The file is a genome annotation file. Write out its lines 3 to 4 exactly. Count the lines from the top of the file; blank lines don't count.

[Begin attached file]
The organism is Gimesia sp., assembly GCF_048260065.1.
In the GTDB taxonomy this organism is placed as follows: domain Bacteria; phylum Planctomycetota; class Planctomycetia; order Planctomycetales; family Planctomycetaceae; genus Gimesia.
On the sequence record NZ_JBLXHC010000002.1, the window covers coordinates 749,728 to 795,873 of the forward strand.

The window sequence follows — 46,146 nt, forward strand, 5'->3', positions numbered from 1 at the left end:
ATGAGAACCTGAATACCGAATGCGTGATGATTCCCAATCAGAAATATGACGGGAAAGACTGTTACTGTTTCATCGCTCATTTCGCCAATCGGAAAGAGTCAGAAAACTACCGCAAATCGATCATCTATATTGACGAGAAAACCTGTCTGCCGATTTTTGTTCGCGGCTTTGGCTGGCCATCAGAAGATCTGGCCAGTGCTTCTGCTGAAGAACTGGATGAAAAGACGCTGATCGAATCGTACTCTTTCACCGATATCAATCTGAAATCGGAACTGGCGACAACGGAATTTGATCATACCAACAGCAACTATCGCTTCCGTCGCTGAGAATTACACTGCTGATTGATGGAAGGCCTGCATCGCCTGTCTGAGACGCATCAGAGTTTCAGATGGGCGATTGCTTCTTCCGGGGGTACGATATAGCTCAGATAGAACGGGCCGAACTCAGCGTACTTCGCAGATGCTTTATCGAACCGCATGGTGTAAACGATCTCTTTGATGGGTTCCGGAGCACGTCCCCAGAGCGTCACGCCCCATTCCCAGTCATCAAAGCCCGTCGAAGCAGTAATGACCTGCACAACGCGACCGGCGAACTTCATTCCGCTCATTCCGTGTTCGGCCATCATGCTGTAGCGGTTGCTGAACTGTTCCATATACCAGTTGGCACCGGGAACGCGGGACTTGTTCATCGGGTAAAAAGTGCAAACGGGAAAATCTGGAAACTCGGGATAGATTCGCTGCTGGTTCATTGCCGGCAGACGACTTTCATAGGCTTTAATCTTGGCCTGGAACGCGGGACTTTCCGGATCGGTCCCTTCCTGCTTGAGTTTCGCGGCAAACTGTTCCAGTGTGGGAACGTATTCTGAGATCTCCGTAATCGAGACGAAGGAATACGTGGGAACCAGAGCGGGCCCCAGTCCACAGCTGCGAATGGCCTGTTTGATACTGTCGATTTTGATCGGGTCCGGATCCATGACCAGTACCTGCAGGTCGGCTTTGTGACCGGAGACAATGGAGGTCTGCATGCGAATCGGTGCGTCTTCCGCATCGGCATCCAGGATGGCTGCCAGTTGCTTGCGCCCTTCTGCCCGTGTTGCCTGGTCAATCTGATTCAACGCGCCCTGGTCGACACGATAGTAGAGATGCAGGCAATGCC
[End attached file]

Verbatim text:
On the sequence record NZ_JBLXHC010000002.1, the window covers coordinates 749,728 to 795,873 of the forward strand.

The window sequence follows — 46,146 nt, forward strand, 5'->3', positions numbered from 1 at the left end: